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Hi teachers,



Sergeant:


Why don’t you go out to her place and she if she’s all right?


Policeman:


Who? Me? On a night like this?


Sergeant:


It’s not far. So, you’ve got your bike, haven’t you?



In this conversation the word 'so' it's like a pause word. Like hmm, er, and um, it has no meaning.

But grammatically speaking what is 'so'? Is it an adverb, an adjective?

Tthanks in advance
Comments  
Thinking SpainHi teachers, Sergeant:“Why don’t you go out to her place and see if she’s all right?”Policeman:“Who? Me? On a night like this?”Sergeant:“It’s not far. So, you’ve got your bike, haven’t you?” In this conversation the word 'so' it's like a pause word. Like hmm, er, and um, it has no meaning.But grammatically speaking what is 'so'? Is it an adverb, an adjective? Tthanks in advance

I think that "so" is used to start a new sentence (conjunction probably?). However, I'd expect a long pause between the two sentences (the one containing "so" and the one preceding it). The way it's written sounds a bit strage to me.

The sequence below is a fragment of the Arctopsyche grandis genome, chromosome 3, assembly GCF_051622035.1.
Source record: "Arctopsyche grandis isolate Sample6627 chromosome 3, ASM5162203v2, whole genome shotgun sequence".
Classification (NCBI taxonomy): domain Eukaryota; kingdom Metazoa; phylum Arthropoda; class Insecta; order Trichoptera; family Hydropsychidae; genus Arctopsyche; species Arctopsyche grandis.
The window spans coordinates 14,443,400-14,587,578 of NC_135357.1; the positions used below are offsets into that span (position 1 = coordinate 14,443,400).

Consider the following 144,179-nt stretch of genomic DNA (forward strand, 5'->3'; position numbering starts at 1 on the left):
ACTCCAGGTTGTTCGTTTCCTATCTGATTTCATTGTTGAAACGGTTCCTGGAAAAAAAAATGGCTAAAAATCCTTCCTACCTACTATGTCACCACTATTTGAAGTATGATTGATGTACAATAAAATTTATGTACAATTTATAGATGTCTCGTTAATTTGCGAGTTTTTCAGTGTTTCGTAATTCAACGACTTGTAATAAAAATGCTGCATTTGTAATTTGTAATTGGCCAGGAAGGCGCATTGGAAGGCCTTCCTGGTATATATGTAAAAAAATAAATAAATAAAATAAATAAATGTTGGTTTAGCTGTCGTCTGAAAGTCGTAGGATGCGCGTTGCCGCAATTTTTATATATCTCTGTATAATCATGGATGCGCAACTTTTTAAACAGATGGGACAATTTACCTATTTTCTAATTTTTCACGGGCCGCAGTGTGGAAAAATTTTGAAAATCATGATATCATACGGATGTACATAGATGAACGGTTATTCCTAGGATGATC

Thanks for your help. the sentence was taken from a book, and I have to explain it to my students. Still don't know what is 'so' grammatically speaking.
Students: We have free audio pronunciation exercises.
I've just seen this http://www.thefreedictionary.com/so (meaning 7)
I don't think it's necessary in this sentence...

'So' is used after a pause to give a clarification for an action like ' I took you're ball so I can play it with my friends.

or like ' They turned off lights so they can sleep'.
Students: Are you brave enough to let our tutors analyse your pronunciation?
Thank you. It is a great help the web page!
Thank you very much Alephendra. Everything learnt, everything to be learn.